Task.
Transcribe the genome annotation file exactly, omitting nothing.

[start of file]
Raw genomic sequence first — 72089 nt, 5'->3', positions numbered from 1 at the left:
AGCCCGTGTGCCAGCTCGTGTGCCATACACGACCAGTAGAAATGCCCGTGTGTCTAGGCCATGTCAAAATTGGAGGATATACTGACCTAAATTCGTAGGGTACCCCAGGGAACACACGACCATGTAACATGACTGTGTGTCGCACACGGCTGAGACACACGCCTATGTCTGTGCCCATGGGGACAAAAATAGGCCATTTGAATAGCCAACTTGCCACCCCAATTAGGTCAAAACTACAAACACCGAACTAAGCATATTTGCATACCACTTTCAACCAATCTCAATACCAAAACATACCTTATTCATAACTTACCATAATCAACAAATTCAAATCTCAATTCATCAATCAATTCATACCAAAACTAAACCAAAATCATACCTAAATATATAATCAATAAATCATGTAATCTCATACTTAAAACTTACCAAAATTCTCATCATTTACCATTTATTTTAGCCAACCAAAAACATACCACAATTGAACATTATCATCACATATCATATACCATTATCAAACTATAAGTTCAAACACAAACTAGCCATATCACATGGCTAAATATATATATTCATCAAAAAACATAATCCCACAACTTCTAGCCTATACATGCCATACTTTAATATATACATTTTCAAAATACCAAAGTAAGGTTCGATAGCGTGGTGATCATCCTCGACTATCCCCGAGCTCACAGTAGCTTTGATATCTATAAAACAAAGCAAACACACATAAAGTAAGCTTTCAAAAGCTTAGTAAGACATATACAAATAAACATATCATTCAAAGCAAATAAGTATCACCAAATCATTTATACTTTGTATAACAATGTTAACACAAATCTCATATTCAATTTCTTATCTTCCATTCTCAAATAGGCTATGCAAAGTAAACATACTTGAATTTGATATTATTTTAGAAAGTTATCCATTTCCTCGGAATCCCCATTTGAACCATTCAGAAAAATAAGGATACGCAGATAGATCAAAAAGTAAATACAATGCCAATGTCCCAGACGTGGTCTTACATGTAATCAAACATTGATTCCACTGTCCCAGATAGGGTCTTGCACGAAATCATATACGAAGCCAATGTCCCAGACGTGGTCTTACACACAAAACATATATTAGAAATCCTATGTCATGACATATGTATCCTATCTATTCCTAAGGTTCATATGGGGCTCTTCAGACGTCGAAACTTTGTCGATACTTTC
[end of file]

Raw genomic sequence first — 72089 nt, 5'->3', positions numbered from 1 at the left:
AGCCCGTGTGCCAGCTCGTGTGCCATACACGACCAGTAGAAATGCCCGTGTGTCTAGGCCATGTCAAAATTGGAGGATATACTGACCTAAATTCGTAGGGTACCCCAGGGAACACACGACCATGTAACATGACTGTGTGTCGCACACGGCTGAGACACACGCCTATGTCTGTGCCCATGGGGACAAAAATAGGCCATTTGAATAGCCAACTTGCCACCCCAATTAGGTCAAAACTACAAACACCGAACTAAGCATATTTGCATACCACTTTCAACCAATCTCAATACCAAAACATACCTTATTCATAACTTACCATAATCAACAAATTCAAATCTCAATTCATCAATCAATTCATACCAAAACTAAACCAAAATCATACCTAAATATATAATCAATAAATCATGTAATCTCATACTTAAAACTTACCAAAATTCTCATCATTTACCATTTATTTTAGCCAACCAAAAACATACCACAATTGAACATTATCATCACATATCATATACCATTATCAAACTATAAGTTCAAACACAAACTAGCCATATCACATGGCTAAATATATATATTCATCAAAAAACATAATCCCACAACTTCTAGCCTATACATGCCATACTTTAATATATACATTTTCAAAATACCAAAGTAAGGTTCGATAGCGTGGTGATCATCCTCGACTATCCCCGAGCTCACAGTAGCTTTGATATCTATAAAACAAAGCAAACACACATAAAGTAAGCTTTCAAAAGCTTAGTAAGACATATACAAATAAACATATCATTCAAAGCAAATAAGTATCACCAAATCATTTATACTTTGTATAACAATGTTAACACAAATCTCATATTCAATTTCTTATCTTCCATTCTCAAATAGGCTATGCAAAGTAAACATACTTGAATTTGATATTATTTTAGAAAGTTATCCATTTCCTCGGAATCCCCATTTGAACCATTCAGAAAAATAAGGATACGCAGATAGATCAAAAAGTAAATACAATGCCAATGTCCCAGACGTGGTCTTACATGTAATCAAACATTGATTCCACTGTCCCAGATAGGGTCTTGCACGAAATCATATACGAAGCCAATGTCCCAGACGTGGTCTTACACACAAAACATATATTAGAAATCCTATGTCATGACATATGTATCCTATCTATTCCTAAGGTTCATATGGGGCTCTTCAGACGTCGAAACTTTGTCGATACTTTC